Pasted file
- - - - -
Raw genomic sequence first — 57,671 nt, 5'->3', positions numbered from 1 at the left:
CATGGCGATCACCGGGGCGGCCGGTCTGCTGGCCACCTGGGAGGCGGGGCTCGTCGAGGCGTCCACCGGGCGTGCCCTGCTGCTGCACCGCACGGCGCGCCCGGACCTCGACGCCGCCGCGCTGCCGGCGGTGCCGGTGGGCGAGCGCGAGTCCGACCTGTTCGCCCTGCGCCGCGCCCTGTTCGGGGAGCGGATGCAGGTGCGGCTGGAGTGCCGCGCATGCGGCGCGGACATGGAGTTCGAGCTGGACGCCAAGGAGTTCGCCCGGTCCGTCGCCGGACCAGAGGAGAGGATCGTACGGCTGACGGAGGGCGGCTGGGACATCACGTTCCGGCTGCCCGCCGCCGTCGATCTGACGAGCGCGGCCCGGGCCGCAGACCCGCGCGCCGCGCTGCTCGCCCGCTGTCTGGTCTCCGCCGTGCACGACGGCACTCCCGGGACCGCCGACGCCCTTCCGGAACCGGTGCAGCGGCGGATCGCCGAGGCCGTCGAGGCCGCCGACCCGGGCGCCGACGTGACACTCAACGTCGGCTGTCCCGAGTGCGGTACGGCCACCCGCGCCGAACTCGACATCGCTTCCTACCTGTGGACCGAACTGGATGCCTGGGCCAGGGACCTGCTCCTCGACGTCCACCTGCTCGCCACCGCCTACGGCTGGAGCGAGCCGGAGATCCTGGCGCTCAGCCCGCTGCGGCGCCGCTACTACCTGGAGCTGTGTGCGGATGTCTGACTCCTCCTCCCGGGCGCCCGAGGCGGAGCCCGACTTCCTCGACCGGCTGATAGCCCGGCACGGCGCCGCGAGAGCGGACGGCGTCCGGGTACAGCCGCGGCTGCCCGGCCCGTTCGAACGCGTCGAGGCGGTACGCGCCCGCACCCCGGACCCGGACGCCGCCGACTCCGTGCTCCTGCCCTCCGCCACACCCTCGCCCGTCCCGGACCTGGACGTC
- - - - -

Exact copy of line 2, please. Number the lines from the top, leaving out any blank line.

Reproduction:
CATGGCGATCACCGGGGCGGCCGGTCTGCTGGCCACCTGGGAGGCGGGGCTCGTCGAGGCGTCCACCGGGCGTGCCCTGCTGCTGCACCGCACGGCGCGCCCGGACCTCGACGCCGCCGCGCTGCCGGCGGTGCCGGTGGGCGAGCGCGAGTCCGACCTGTTCGCCCTGCGCCGCGCCCTGTTCGGGGAGCGGATGCAGGTGCGGCTGGAGTGCCGCGCATGCGGCGCGGACATGGAGTTCGAGCTGGACGCCAAGGAGTTCGCCCGGTCCGTCGCCGGACCAGAGGAGAGGATCGTACGGCTGACGGAGGGCGGCTGGGACATCACGTTCCGGCTGCCCGCCGCCGTCGATCTGACGAGCGCGGCCCGGGCCGCAGACCCGCGCGCCGCGCTGCTCGCCCGCTGTCTGGTCTCCGCCGTGCACGACGGCACTCCCGGGACCGCCGACGCCCTTCCGGAACCGGTGCAGCGGCGGATCGCCGAGGCCGTCGAGGCCGCCGACCCGGGCGCCGACGTGACACTCAACGTCGGCTGTCCCGAGTGCGGTACGGCCACCCGCGCCGAACTCGACATCGCTTCCTACCTGTGGACCGAACTGGATGCCTGGGCCAGGGACCTGCTCCTCGACGTCCACCTGCTCGCCACCGCCTACGGCTGGAGCGAGCCGGAGATCCTGGCGCTCAGCCCGCTGCGGCGCCGCTACTACCTGGAGCTGTGTGCGGATGTCTGACTCCTCCTCCCGGGCGCCCGAGGCGGAGCCCGACTTCCTCGACCGGCTGATAGCCCGGCACGGCGCCGCGAGAGCGGACGGCGTCCGGGTACAGCCGCGGCTGCCCGGCCCGTTCGAACGCGTCGAGGCGGTACGCGCCCGCACCCCGGACCCGGACGCCGCCGACTCCGTGCTCCTGCCCTCCGCCACACCCTCGCCCGTCCCGGACCTGGACGTC